‘Tis the season for romance. If this is the case in your office it could be the beginning of a beautiful marriage. In one career builder survey, 31% said they married someone they met at work. Unfortunately relationships at work don’t always end well. Like any relationship, a certain percentage fail, and when co-workers are involved this can lead to a number of workplace issues; especially when one of the parties reports to other.
With Valentine’s day upon us this week, what better time to review or create your office romance policy. The best time to create a policy like this is BEFORE you have issues arise. Here are a couple points to consider:
- One of the biggest issues surrounding office relationships is how it affects other employees in the form of discrimination. Did one employee get a promotion or a certain assignment based on their romantic relationship with someone else? This is a very real threat for litigation.
- Sexual Harassment is another common issue with office romances, especially if one party is more interested in the relationship than the other. You may have heard stories of the man or woman who has their heart set on a co-worker and doesn’t know when to stop their advances. This can easily lead to a litigation if one party is made to feel uncomfortable.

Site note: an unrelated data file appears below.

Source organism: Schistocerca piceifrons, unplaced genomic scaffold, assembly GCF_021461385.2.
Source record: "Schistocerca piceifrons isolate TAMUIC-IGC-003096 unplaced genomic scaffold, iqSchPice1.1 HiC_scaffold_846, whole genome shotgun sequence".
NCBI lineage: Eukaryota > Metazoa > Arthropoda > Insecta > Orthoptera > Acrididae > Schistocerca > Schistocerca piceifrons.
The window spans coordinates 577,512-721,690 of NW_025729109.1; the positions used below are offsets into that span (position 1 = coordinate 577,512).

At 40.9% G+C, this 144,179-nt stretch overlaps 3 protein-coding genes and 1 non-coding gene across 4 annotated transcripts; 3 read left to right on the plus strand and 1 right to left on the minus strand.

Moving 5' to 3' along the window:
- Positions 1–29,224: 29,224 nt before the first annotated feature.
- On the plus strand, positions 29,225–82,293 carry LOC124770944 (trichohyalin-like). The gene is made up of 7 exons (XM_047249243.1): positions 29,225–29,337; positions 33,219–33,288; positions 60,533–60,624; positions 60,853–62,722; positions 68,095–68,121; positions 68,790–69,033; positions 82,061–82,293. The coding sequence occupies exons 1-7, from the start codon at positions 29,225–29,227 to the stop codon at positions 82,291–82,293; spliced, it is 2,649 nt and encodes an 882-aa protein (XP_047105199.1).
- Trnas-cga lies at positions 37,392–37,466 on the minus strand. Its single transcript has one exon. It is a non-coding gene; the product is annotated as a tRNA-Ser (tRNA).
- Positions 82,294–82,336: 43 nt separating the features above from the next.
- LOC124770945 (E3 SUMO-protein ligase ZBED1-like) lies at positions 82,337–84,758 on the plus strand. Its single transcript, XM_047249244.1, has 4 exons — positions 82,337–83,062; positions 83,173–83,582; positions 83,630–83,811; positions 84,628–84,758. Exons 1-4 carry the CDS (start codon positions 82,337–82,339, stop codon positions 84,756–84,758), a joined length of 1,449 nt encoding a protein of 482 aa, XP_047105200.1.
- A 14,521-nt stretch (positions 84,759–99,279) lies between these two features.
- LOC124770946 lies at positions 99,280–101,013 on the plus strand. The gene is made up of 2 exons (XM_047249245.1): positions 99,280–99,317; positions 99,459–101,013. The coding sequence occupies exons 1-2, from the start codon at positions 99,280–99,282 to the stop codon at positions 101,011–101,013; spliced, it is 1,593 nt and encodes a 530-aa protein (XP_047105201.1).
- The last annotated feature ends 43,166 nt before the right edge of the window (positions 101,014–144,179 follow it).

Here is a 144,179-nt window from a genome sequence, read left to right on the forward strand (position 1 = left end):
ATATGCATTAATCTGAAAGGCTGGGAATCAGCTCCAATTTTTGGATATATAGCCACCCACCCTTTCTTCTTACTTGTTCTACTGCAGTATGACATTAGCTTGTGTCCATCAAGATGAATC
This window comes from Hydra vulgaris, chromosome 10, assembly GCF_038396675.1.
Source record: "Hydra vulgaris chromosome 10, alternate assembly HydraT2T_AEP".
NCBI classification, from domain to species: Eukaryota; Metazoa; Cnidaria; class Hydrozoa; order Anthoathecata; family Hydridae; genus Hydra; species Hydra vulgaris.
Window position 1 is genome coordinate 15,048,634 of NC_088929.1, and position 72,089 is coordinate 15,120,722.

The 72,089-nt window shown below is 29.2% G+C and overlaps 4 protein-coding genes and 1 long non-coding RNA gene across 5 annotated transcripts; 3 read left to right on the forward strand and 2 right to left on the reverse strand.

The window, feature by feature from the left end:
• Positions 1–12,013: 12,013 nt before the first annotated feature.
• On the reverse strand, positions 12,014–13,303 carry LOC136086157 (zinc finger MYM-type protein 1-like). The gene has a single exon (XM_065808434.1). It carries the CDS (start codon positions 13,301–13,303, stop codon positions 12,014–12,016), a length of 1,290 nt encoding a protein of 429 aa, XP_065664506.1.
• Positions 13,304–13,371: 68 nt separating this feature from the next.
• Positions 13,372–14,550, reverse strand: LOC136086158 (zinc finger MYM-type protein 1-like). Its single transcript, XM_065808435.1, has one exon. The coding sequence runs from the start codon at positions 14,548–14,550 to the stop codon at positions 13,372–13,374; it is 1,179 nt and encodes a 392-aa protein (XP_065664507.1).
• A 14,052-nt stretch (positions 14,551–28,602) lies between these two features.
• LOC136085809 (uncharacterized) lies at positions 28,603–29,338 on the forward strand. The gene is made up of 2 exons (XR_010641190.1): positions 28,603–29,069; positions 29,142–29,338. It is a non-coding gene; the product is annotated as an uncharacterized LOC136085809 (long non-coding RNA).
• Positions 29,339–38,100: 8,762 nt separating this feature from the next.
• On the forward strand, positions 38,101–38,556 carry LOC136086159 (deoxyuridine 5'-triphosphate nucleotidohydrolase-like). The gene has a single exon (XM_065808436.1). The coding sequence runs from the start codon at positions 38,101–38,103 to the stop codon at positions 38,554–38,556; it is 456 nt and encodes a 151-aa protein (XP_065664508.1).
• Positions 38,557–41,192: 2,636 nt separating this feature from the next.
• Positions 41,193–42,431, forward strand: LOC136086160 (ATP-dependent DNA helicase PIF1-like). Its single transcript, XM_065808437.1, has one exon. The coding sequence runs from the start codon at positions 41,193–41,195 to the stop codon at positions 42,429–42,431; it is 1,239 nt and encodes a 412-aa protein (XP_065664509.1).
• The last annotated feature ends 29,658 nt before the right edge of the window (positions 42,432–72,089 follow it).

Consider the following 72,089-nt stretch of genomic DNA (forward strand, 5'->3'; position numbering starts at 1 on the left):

- Work related romance doesn’t always occur within one company. What happens if one of your employees is in a relationship with someone at another company; a competitor? Will there be trade secrets shared, or private client information? This could become a nightmare.
Office romance policies are becoming more popular to help avoid, or at least lessen this issues listed above. According to a recent HR Legalist article here are some important guidelines for creating your office romance policy:
- Limitations or prohibitions regarding supervisor/subordinate romantic relationships, internal department romantic relationships or any kind of on-the-job romantic relationships;
- Disclosure of the relationship to human resources or another internal department within the company;
- Conduct expected from employees. For example, the policy may require employees to refrain from public displays of affection or suggestive talk while at the workplace or at a company-sponsored event. Employers must be mindful to only limit conduct in the workplace, because of employee privacy interests that are implicated by creating such rules; and
- Potential consequences for violating the policy (i.e., transfer to another position, discipline or termination of employment).
Valentine’s Day is a great time for romance, but also a great time to put measures in place to set proper expectations for romance in your office and potentially avoid workplace issues.
If you have questions or would like to learn more about office romance policies, please reach out to Genesis HR Solutions at AskUs@genesishrsolutions.com or 800-367-8367.
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